THE FRENCH economy shrank in the third quarter of the year, according to updated estimates released yesterday, while the pace of Italy’s economic decline appears to be worse than previously believed.
France, the second largest economy in the Eurozone, will lose 0.1 per cent of GDP in the three months to September, its central bank expects.
Separate data from France’s National Institute for Statistics and Economic Studies (INSEE) showed French industrial production rose by 0.2 per cent in July, yet the positive upturn is not believed to be enough to revive the flagging economy.
French output has been flat since October last year, and any decline in GDP will place greater pressure on new President Francois Hollande.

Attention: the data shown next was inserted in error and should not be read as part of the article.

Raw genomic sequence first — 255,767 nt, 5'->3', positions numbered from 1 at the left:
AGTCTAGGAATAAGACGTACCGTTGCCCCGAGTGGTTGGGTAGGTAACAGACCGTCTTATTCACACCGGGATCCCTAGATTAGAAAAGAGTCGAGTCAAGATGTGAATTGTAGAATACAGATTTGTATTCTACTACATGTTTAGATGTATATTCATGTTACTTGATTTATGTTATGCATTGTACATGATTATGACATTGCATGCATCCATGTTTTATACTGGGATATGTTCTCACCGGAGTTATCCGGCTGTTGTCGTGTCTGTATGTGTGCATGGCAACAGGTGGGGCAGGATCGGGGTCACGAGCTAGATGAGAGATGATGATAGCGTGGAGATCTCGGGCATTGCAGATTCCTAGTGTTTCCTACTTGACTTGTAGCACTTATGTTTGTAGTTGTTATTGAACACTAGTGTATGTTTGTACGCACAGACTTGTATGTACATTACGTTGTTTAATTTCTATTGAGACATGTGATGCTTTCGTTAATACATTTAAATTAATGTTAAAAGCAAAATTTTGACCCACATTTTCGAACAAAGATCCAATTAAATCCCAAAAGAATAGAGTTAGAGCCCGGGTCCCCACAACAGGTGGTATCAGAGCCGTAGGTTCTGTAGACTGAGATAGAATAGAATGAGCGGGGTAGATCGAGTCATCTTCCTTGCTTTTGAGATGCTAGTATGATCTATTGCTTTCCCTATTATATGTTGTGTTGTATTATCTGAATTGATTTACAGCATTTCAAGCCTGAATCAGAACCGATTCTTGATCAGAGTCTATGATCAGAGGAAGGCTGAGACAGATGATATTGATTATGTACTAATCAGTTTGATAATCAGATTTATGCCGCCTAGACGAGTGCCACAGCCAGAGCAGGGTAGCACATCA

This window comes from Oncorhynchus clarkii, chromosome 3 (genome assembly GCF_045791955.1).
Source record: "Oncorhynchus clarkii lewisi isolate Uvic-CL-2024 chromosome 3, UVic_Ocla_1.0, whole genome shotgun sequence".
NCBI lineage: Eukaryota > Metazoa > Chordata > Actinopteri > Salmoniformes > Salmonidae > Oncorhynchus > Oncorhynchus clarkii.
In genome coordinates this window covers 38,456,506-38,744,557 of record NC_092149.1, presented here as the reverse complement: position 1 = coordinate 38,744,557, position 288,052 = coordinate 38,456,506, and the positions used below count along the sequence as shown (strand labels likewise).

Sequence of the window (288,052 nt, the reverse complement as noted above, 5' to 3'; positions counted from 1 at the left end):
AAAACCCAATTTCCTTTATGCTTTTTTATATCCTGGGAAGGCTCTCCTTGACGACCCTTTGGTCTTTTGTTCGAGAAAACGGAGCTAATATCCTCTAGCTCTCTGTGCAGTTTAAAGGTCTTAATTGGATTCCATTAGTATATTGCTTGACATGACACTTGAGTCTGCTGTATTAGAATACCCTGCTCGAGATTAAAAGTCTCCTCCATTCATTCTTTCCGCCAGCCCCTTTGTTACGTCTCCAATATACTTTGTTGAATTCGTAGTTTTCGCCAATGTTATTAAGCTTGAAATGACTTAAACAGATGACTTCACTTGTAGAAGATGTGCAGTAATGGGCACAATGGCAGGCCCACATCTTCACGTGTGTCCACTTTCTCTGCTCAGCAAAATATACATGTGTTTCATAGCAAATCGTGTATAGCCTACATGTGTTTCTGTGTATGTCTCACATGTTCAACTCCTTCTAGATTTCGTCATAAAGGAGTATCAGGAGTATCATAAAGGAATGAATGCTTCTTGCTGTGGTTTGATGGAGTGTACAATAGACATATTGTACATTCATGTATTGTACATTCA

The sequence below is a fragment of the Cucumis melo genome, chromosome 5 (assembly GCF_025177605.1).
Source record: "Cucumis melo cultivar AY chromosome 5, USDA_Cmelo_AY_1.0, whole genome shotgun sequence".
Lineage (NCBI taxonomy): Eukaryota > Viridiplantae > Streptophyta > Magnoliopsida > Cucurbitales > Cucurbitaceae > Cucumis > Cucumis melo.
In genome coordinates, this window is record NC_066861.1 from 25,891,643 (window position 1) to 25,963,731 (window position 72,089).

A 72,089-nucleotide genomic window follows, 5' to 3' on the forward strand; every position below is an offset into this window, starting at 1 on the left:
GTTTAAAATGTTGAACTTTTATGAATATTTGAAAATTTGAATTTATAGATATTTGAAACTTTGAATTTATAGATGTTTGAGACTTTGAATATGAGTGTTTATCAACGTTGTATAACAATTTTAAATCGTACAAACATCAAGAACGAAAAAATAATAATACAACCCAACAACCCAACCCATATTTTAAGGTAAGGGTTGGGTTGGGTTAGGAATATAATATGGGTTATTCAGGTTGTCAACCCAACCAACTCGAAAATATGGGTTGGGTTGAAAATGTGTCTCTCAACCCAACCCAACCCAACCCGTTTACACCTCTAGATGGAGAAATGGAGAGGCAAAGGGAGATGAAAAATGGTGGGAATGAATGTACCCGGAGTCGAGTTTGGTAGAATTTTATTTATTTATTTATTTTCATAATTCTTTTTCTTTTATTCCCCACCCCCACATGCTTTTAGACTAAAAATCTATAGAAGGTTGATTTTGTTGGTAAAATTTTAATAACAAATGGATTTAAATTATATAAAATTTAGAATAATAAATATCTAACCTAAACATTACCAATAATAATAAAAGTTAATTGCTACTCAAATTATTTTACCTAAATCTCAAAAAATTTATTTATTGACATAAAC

And the situation is even worse elsewhere in the euro area, with Italian GDP collapsing by 0.8 per cent in the second quarter, according to new estimates released yesterday.
Its economy lost 2.6 per cent annualised in the three months to June, the official figures showed – 0.1 per cent worse than previously believed.
“After the fourth quarterly decline in a row, the Italian economy looks set to remain in contraction territory for another few quarters,” said ING’s Paolo Pizzoli, predicting a further 0.3 per cent decline in the third quarter.
Meanwhile, the European Central Bank (ECB) confirmed yesterday that it did not buy any government bonds last week, as it also announced the end of its Securities Markets Programme (SMP).
The ECB agreed last week to replace the SMP with a new, potentially more aggressive debt-buying programme. Some Eurozone leaders, such as Italian Prime Minister Mario Monti, have called for the ECB to intervene more proactively in pulling down the borrowing costs of embattled states.
The SMP, which was used to snap up bonds during Eurozone strife last year but has not been utilised at all since March, has a balance of €209bn.